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Patrick --
remember that in those years the studios were also mining all the old stock
theatre plays, and the time between remakes of "classics" was about ten
years!  Witness Barrymore's Dr. Jekyll and Mr. Hyde (silent), Frederic
March's (Paramount, '32?), and Spencer Tracy's (Metro disaster, 1941.)  Or
the remakes of Little Women, etc.  Think if we were remaking all the movies
from 1981 now!  I don't think the creativity is less today.  Adapting stuff
from TV is not much different than taking it from the stock circuit. I do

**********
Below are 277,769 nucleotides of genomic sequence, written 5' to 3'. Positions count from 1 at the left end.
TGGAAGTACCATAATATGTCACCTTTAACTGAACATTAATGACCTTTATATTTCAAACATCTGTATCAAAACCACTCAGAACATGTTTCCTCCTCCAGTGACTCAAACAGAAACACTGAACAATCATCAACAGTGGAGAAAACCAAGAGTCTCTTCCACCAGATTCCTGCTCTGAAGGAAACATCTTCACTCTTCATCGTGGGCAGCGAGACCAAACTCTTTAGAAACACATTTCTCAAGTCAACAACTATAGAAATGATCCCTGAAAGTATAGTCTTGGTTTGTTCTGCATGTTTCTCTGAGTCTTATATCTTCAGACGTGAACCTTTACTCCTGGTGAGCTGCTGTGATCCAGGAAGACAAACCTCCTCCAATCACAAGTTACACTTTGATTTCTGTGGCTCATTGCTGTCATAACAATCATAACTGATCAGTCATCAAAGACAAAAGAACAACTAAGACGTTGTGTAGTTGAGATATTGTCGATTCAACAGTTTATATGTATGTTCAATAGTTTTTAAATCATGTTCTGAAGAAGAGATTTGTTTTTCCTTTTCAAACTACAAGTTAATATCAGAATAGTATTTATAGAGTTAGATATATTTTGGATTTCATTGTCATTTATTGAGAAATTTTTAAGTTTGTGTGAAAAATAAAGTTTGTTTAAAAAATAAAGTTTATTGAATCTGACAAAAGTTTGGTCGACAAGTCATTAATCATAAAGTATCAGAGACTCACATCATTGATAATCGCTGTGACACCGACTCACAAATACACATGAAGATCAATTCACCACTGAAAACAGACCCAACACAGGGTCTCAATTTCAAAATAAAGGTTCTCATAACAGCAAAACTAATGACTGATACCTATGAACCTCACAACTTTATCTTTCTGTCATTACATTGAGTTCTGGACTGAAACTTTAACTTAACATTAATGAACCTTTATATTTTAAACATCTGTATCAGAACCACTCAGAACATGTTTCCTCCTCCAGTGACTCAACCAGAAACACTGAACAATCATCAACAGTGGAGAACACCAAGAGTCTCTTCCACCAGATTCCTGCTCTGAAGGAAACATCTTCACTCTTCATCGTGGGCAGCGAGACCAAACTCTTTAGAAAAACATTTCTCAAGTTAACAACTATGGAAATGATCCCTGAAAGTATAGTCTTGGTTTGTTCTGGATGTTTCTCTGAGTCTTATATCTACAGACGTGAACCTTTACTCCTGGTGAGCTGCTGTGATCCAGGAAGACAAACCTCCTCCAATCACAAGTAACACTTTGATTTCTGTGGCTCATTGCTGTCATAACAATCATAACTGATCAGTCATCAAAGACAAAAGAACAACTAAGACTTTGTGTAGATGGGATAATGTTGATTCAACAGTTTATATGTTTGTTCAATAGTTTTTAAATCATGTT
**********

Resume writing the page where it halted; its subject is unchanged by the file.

think that because the volume of product was so high, more chances could be
taken.  What's one definite flop among 300?  Still I would hesitate to
canonize Harry Cohn or L. B. Mayer or anyone else as a promoter of art.  Even
the sainted Thalberg had his eye on the bottom line.  It is tempting to be
nostalgic, but as a researcher of the period I think it looks golden largely
in retrospect. Wasn't it Gable who said, "We didn't know we'd be legends?"
 
Selden West